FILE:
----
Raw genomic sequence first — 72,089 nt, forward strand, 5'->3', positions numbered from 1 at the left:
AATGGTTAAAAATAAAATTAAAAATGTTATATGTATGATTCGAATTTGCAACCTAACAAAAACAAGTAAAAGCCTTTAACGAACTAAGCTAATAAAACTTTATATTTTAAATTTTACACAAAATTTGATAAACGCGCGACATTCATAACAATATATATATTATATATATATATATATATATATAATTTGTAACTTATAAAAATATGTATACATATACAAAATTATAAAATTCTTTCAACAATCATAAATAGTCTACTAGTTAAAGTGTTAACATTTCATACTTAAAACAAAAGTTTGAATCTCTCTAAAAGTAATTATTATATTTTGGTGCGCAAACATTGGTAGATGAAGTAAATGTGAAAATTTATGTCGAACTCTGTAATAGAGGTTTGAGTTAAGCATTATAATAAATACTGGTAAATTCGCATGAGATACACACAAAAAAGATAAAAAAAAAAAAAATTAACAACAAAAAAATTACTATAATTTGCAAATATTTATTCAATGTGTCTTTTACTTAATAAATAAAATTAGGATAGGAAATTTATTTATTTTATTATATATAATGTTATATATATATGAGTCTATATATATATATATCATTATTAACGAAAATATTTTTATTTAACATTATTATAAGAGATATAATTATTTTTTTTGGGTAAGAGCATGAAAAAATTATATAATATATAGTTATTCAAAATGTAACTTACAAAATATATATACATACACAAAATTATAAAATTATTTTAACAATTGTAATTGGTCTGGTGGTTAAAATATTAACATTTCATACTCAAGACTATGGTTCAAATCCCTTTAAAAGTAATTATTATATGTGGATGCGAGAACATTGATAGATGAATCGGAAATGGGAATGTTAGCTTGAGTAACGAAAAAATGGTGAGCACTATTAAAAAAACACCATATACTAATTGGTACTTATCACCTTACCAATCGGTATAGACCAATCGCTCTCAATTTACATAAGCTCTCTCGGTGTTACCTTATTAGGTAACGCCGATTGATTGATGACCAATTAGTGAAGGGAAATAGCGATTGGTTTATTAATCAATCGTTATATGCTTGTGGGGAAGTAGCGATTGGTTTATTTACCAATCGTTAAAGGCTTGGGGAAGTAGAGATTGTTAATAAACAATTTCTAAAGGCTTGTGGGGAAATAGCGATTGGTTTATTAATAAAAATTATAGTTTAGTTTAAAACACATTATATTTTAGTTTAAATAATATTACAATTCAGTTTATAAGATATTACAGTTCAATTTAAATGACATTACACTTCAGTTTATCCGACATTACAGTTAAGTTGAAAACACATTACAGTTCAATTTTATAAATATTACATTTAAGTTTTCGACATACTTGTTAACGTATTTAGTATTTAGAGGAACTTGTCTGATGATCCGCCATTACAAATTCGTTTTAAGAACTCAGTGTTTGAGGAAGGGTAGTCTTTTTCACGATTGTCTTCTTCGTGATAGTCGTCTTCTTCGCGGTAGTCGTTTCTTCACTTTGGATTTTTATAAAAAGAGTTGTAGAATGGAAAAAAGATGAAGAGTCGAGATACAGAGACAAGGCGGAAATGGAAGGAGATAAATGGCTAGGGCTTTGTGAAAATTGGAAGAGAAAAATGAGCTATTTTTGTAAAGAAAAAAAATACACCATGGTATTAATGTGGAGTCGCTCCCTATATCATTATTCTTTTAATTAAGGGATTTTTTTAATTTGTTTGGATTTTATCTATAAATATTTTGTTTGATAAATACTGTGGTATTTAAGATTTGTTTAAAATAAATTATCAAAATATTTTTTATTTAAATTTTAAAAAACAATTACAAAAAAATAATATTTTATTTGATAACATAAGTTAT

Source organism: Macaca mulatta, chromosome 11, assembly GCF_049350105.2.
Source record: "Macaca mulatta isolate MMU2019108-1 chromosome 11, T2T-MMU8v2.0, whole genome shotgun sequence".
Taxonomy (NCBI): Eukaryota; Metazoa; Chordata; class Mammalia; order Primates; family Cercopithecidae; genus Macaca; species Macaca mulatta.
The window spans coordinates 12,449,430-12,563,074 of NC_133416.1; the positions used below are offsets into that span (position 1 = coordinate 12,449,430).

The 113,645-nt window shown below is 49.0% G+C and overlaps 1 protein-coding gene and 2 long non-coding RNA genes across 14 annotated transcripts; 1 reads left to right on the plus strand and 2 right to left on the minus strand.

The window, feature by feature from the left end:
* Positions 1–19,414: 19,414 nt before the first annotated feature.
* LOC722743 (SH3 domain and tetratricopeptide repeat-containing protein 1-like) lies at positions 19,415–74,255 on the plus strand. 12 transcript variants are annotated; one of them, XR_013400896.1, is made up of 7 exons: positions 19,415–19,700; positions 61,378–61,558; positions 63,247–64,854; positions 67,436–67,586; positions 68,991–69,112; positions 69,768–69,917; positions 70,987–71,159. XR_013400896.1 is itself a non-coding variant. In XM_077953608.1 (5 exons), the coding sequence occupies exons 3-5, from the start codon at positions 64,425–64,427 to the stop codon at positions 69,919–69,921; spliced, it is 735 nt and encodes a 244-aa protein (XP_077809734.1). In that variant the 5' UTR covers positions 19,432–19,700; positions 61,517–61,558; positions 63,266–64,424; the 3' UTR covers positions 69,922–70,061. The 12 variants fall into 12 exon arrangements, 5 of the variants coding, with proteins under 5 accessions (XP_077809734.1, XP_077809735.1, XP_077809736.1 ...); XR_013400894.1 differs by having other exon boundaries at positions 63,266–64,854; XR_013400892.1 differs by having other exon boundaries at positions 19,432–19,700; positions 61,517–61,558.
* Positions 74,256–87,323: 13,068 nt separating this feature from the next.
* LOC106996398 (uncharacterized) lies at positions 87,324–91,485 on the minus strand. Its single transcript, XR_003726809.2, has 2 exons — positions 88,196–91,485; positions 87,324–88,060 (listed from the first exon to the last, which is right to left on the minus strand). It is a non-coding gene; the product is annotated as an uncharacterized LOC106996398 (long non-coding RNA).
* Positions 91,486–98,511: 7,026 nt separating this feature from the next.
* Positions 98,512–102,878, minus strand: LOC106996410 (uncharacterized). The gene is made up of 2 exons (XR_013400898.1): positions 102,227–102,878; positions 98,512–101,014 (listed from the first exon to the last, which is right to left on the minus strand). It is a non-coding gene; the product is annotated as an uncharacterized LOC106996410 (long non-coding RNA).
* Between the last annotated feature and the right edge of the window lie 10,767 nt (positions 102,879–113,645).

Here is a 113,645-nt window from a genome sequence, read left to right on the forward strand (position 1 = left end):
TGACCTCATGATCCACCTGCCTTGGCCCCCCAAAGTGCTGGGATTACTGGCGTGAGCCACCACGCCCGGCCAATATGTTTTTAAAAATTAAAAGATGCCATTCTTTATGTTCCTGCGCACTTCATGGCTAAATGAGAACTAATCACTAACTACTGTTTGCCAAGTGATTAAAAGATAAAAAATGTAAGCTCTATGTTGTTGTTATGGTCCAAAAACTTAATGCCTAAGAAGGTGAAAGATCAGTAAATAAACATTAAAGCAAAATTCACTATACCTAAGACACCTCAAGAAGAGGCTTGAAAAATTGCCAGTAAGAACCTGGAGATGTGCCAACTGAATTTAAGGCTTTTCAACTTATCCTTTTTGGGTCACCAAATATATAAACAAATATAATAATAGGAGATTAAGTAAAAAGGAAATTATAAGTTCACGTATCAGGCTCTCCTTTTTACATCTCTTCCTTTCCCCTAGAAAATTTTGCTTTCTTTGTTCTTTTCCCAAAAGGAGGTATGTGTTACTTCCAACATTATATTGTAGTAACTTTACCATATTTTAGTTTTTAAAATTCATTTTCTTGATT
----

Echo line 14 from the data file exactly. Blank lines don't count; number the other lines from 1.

* Positions 98,512–102,878, minus strand: LOC106996410 (uncharacterized). The gene is made up of 2 exons (XR_013400898.1): positions 102,227–102,878; positions 98,512–101,014 (listed from the first exon to the last, which is right to left on the minus strand). It is a non-coding gene; the product is annotated as an uncharacterized LOC106996410 (long non-coding RNA).